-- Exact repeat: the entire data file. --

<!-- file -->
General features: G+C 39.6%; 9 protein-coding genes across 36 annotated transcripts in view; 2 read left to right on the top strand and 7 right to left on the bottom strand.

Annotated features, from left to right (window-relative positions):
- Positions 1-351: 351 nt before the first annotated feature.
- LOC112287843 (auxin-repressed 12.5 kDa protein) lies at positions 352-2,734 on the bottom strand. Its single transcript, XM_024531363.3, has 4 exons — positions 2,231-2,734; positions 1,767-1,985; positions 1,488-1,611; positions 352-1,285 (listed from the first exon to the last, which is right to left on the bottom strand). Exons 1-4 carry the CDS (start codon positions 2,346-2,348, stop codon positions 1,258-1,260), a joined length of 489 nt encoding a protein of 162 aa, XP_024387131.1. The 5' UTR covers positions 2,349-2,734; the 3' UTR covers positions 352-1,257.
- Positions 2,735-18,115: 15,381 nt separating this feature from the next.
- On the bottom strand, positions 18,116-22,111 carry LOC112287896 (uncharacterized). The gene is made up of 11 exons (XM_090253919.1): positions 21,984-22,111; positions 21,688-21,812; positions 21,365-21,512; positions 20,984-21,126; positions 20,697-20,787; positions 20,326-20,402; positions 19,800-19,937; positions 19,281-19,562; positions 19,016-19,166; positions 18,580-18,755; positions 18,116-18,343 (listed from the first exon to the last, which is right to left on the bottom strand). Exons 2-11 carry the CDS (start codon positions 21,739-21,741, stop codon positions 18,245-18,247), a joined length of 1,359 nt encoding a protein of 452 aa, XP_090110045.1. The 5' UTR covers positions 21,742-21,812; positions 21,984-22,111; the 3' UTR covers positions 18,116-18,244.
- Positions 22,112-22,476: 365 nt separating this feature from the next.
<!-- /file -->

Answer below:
General features: G+C 39.6%; 9 protein-coding genes across 36 annotated transcripts in view; 2 read left to right on the top strand and 7 right to left on the bottom strand.

Annotated features, from left to right (window-relative positions):
- Positions 1-351: 351 nt before the first annotated feature.
- LOC112287843 (auxin-repressed 12.5 kDa protein) lies at positions 352-2,734 on the bottom strand. Its single transcript, XM_024531363.3, has 4 exons — positions 2,231-2,734; positions 1,767-1,985; positions 1,488-1,611; positions 352-1,285 (listed from the first exon to the last, which is right to left on the bottom strand). Exons 1-4 carry the CDS (start codon positions 2,346-2,348, stop codon positions 1,258-1,260), a joined length of 489 nt encoding a protein of 162 aa, XP_024387131.1. The 5' UTR covers positions 2,349-2,734; the 3' UTR covers positions 352-1,257.
- Positions 2,735-18,115: 15,381 nt separating this feature from the next.
- On the bottom strand, positions 18,116-22,111 carry LOC112287896 (uncharacterized). The gene is made up of 11 exons (XM_090253919.1): positions 21,984-22,111; positions 21,688-21,812; positions 21,365-21,512; positions 20,984-21,126; positions 20,697-20,787; positions 20,326-20,402; positions 19,800-19,937; positions 19,281-19,562; positions 19,016-19,166; positions 18,580-18,755; positions 18,116-18,343 (listed from the first exon to the last, which is right to left on the bottom strand). Exons 2-11 carry the CDS (start codon positions 21,739-21,741, stop codon positions 18,245-18,247), a joined length of 1,359 nt encoding a protein of 452 aa, XP_090110045.1. The 5' UTR covers positions 21,742-21,812; positions 21,984-22,111; the 3' UTR covers positions 18,116-18,244.
- Positions 22,112-22,476: 365 nt separating this feature from the next.